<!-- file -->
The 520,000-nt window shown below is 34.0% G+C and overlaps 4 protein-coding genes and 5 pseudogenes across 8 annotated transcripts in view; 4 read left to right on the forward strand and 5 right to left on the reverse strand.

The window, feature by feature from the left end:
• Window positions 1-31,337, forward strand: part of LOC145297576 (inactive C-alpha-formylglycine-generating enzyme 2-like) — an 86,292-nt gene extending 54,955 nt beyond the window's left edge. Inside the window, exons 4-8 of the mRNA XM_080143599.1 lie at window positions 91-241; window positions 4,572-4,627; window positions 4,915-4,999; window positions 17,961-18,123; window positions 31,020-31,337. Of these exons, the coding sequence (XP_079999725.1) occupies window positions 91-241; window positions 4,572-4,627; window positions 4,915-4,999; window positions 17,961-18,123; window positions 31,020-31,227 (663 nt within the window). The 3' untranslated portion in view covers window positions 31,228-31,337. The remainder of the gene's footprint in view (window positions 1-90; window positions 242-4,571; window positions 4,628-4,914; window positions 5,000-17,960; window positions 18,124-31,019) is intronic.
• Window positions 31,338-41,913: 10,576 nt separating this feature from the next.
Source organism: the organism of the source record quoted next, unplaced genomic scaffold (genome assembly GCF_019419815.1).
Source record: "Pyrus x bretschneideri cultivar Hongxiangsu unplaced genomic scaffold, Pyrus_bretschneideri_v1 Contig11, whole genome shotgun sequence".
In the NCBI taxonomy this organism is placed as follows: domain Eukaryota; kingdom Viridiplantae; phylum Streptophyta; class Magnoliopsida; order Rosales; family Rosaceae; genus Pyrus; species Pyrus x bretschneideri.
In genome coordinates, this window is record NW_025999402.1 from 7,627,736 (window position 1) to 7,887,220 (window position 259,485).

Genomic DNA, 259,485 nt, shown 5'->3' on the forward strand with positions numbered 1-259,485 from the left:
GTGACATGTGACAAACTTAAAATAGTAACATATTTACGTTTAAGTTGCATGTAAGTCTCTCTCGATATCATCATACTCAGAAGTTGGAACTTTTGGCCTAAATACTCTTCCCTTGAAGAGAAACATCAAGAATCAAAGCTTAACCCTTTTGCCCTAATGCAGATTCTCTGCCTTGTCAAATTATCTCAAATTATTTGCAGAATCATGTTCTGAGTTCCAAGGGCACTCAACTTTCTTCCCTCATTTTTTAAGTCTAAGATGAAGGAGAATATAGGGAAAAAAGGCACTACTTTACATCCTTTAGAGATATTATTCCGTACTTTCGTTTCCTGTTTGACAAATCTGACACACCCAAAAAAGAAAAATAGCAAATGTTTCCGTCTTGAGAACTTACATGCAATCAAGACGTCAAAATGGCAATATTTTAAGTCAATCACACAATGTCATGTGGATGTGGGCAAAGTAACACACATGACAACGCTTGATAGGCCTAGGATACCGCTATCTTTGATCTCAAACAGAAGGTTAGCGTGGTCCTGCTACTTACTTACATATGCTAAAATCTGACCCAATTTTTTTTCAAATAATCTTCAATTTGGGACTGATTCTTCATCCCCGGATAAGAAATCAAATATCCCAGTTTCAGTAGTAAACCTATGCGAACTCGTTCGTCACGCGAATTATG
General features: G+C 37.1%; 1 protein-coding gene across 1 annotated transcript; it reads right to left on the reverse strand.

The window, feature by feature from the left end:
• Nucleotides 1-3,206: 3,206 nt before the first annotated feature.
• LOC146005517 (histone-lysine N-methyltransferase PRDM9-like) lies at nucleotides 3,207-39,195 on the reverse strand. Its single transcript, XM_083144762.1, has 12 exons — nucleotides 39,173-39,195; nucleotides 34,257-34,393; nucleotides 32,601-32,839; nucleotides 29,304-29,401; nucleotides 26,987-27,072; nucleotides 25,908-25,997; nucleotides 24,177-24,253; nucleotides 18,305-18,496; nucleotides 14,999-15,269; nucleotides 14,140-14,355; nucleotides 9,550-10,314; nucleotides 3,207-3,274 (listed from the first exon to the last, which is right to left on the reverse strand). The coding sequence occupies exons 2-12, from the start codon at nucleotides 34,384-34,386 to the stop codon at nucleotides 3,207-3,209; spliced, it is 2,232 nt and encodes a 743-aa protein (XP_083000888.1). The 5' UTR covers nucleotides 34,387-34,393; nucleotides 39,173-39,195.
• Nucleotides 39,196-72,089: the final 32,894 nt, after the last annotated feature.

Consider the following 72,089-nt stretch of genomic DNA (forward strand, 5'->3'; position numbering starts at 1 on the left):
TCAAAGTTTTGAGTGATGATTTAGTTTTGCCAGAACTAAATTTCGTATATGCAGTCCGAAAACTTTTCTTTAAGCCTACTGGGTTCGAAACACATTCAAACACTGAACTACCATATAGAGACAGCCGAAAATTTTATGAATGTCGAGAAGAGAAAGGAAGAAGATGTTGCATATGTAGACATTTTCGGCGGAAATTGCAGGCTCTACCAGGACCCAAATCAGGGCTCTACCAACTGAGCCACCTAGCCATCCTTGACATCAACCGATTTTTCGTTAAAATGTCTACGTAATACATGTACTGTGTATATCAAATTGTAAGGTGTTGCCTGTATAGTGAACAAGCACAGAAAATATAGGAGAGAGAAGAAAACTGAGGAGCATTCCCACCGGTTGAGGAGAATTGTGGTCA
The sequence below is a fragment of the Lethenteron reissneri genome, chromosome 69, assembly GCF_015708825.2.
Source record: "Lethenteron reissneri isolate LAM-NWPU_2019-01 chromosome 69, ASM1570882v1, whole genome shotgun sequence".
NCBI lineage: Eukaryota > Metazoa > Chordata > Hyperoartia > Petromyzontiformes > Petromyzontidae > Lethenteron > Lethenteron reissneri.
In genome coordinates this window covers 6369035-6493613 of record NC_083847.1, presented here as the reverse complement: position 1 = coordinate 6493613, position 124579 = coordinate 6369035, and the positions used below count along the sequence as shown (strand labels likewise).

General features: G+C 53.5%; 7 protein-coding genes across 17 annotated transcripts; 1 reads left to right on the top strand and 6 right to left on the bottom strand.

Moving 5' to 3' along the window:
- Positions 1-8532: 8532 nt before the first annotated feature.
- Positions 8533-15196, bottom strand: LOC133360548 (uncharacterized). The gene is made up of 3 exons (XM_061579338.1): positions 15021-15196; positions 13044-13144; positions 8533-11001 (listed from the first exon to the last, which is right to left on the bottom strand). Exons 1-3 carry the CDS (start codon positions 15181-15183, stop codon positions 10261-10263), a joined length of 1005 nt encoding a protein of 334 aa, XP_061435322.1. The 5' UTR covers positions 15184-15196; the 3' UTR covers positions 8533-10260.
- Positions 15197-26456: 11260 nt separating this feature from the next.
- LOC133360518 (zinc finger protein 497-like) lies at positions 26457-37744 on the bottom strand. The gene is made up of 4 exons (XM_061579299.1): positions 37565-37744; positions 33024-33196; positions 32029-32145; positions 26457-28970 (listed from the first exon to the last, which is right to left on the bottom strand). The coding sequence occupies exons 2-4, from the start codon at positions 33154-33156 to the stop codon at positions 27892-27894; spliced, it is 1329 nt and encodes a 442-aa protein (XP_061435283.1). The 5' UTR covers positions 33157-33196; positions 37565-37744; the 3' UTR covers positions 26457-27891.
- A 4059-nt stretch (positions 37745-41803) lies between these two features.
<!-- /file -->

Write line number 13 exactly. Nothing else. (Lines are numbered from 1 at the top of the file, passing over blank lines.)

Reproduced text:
• Nucleotides 1-3,206: 3,206 nt before the first annotated feature.